When Paul Newman’s 1968 Rolex Daytona sold at auction for an astonishing $17.8 million it was not only a record for a Rolex but also the highest amount ever paid for a wristwatch at auction. Now, a little more than a year later, a Rolex Submariner belonging to Steve McQueen, Newman’s only real rival for Hollywood’s title of “King of Cool” is set to come to the auction block this October at Phillips.
When you think of actors who defined “cool” for their generation, Steve McQueen has to be at the top of your list. Although his tenure as a superstar leading man was relatively brief, he packed those years with a string of great films that remain iconic like Bullitt, The Great Escape and The Magnificent Seven
McQueen was frequently photographed wearing his Rolex Submariner, circa 1964 which he bought some time in the mid-1960s for around $250. Like Newman’s watch, McQueen’s Submariner has a fascinating history.
According to Forbes magazine, sometime in the late 1970s, McQueen gave his Submariner to his favorite stunt double, Loren Janes. The pair had been working together since 1958, when McQueen was making the TV series Wanted: Dead or Alive. Over the next two decades, in 19 movies—including Bullitt, The Getaway and The Thomas Crown Affair—Janes performed some of McQueen’s most memorable stunts. That iconic ten-minute car chase in Bullitt, where McQueen careens through San Francisco in a 1968 Mustang? It was actually Janes behind the wheel.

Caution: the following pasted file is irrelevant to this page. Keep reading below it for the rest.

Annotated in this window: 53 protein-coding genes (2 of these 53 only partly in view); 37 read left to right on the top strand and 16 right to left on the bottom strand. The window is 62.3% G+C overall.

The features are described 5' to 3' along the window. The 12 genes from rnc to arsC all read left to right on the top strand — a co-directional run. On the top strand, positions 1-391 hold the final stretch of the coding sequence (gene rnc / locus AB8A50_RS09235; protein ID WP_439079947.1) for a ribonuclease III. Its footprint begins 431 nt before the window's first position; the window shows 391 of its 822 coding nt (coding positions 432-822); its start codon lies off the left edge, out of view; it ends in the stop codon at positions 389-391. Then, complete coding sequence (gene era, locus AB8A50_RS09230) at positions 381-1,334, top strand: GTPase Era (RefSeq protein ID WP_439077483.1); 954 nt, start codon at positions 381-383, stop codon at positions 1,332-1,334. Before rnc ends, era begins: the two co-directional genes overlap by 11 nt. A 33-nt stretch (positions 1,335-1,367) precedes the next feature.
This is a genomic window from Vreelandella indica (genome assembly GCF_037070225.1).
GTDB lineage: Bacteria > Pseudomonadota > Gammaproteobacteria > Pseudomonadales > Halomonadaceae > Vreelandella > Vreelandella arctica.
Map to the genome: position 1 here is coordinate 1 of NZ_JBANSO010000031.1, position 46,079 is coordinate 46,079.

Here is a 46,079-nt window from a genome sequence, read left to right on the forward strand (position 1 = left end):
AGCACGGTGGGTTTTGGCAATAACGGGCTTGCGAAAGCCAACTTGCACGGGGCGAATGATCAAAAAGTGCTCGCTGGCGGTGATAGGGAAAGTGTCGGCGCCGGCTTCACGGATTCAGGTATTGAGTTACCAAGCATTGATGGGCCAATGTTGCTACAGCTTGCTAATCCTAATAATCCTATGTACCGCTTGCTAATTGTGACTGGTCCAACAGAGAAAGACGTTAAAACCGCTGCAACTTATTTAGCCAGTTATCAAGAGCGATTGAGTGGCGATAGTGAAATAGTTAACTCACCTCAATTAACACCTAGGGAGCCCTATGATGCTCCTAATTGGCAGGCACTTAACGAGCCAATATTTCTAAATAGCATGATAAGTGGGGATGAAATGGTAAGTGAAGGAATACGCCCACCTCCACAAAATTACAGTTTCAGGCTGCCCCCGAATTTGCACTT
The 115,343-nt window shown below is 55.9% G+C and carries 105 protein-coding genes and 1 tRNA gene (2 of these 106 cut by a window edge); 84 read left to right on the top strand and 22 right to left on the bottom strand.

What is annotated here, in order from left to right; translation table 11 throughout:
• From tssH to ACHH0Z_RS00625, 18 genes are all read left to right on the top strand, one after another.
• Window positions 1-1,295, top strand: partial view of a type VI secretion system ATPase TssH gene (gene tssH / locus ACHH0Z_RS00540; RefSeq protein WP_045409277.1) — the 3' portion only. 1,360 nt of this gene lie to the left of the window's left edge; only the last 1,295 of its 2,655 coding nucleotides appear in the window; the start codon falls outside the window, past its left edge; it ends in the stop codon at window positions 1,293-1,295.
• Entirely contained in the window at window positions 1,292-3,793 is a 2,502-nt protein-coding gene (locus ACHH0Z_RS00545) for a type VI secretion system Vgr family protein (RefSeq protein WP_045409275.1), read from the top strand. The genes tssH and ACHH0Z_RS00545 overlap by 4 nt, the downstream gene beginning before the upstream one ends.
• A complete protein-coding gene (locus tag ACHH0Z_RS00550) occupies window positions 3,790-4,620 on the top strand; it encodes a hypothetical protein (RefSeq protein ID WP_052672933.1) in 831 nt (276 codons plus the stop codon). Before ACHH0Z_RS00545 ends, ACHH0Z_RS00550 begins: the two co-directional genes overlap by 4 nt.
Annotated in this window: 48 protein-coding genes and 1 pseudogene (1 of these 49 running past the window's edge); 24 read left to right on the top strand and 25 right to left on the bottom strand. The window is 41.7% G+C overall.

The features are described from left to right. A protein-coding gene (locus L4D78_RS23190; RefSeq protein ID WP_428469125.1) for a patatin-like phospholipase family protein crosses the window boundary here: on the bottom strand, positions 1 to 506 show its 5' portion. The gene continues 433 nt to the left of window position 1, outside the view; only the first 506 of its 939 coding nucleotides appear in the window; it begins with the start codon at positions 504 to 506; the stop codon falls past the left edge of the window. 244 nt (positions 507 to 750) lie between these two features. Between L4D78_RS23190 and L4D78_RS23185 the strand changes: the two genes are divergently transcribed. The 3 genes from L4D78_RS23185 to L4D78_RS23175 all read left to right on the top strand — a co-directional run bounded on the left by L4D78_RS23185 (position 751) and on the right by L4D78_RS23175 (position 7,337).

To show his gratitude for Janes’ work and friendship, McQueen also had the case back engraved—Loren, the Best Damn Stuntman in the World. Steve—making it the only known McQueen watch to bear the actor’s name.
When Janes’ California home was ravaged by wildfire in the summer of 2016, it was presumed gone for good. But Michael Eisenberg, the collector who’s selling the watch this fall, begged the Janes family to search the ashes of their former home for it. After they found it, the Submariner was shipped back to Rolex for a much-needed service to get it in good working condition again. But even after a thorough cleaning, you can still see soot from the fire in the bracelet clasp.
It’s a remarkable watch owned by two remarkable men. And while the likelihood is that it won’t quite eclipse the astronomical selling price of the Paul Newman Daytona, there’s a good chance collectors will drive its value well into the seven-figure territory.
Very few stars have the allure of Steve McQueen when it comes to collectability—in large part because he was seen as a man’s man who lived his movie fantasies in real life and also because of the scarcity of things he actually owned. “Elvis, Bogart, James Dean,” Eisenberg says, “nobody’s items have sold for the same prices. It could be 10x or 100x if it were owned by McQueen.”
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